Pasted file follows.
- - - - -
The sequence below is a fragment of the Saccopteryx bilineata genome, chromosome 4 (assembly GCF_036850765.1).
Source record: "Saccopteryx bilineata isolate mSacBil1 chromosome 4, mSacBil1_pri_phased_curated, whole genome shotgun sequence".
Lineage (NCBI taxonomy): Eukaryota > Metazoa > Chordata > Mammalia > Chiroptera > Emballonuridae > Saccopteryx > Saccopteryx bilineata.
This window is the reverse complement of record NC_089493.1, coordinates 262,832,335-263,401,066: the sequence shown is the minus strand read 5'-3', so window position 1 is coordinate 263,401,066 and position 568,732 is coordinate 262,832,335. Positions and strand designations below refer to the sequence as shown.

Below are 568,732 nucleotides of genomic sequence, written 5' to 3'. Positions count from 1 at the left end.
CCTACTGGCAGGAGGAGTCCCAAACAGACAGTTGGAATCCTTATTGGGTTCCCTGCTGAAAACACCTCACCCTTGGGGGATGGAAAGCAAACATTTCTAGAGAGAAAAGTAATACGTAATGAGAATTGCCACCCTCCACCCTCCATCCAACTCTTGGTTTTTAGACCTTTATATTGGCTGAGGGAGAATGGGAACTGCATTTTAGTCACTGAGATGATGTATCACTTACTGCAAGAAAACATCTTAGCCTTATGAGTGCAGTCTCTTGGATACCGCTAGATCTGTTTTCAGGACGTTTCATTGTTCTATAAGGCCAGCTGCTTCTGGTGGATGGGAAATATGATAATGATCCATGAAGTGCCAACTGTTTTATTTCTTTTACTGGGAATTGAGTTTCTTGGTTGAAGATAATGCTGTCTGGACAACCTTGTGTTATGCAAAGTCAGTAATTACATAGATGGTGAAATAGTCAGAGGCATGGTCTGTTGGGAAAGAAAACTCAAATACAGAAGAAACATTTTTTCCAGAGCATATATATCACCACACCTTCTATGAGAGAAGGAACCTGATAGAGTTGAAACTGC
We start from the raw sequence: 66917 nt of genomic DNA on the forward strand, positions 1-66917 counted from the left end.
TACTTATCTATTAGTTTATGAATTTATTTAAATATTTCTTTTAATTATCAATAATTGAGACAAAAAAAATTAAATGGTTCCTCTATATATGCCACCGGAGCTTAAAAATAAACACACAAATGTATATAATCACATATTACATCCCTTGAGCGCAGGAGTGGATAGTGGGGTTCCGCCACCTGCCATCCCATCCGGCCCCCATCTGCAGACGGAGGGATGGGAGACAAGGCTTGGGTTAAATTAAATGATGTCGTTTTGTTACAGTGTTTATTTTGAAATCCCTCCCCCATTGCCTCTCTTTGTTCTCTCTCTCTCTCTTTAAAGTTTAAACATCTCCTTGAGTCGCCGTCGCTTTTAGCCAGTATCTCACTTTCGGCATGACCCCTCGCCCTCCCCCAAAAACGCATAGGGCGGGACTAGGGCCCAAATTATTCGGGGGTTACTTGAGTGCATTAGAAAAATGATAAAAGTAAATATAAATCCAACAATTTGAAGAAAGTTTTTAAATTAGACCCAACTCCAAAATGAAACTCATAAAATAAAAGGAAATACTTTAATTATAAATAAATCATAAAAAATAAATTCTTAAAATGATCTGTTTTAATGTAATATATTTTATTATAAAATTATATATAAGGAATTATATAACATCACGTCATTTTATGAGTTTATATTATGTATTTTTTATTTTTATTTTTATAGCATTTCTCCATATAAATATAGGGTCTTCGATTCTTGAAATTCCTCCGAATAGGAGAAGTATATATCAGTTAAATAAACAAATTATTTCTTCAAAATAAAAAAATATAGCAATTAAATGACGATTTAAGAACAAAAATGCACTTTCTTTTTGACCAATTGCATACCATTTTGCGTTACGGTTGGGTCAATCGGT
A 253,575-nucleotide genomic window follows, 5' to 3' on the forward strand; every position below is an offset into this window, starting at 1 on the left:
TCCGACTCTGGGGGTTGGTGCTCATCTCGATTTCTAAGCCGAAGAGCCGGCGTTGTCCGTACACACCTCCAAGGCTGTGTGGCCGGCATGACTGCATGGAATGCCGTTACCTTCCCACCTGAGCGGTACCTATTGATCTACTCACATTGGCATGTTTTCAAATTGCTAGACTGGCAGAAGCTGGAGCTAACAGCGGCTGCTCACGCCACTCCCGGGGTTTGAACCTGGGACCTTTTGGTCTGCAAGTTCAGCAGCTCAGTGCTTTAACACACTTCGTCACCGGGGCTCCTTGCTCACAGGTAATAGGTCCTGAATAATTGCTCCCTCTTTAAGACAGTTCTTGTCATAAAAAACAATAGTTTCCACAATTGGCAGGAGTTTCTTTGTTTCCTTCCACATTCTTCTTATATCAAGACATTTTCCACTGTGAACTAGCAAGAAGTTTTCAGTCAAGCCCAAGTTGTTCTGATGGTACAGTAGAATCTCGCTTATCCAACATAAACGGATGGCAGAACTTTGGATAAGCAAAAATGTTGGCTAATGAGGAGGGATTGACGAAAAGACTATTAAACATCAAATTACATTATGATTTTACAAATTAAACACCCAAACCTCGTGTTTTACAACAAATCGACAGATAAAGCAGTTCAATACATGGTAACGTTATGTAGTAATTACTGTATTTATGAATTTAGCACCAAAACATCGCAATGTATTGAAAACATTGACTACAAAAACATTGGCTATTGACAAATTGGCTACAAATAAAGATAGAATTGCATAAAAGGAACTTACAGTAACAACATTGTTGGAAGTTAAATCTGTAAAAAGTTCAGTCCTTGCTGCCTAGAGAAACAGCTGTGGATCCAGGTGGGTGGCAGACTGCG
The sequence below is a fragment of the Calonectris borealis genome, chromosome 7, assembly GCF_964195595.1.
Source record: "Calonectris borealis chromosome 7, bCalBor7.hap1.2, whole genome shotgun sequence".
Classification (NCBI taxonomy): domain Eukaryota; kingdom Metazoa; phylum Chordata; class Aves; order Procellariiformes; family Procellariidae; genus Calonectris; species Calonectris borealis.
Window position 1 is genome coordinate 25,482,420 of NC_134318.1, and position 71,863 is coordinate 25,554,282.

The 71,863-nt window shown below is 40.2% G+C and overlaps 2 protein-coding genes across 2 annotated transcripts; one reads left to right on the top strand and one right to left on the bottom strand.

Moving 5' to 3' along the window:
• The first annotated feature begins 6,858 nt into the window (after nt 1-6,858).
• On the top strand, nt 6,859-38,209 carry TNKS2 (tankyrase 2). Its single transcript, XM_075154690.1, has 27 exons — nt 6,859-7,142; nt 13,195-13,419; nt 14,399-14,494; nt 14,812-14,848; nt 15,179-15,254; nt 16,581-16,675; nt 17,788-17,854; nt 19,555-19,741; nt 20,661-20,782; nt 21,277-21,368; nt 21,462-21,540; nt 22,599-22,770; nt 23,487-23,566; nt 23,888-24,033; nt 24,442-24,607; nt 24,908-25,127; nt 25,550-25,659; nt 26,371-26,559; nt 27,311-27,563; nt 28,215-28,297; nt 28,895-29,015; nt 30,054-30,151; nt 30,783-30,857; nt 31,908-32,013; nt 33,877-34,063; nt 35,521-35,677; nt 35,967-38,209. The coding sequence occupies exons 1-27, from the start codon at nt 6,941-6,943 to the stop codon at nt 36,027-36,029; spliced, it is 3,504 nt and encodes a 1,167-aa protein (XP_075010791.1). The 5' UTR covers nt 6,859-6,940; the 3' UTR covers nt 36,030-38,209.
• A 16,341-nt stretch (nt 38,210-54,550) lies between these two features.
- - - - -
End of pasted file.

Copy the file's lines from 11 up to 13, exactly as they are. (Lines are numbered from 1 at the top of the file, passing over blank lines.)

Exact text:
The sequence below is a fragment of the Calonectris borealis genome, chromosome 7, assembly GCF_964195595.1.
Source record: "Calonectris borealis chromosome 7, bCalBor7.hap1.2, whole genome shotgun sequence".
Classification (NCBI taxonomy): domain Eukaryota; kingdom Metazoa; phylum Chordata; class Aves; order Procellariiformes; family Procellariidae; genus Calonectris; species Calonectris borealis.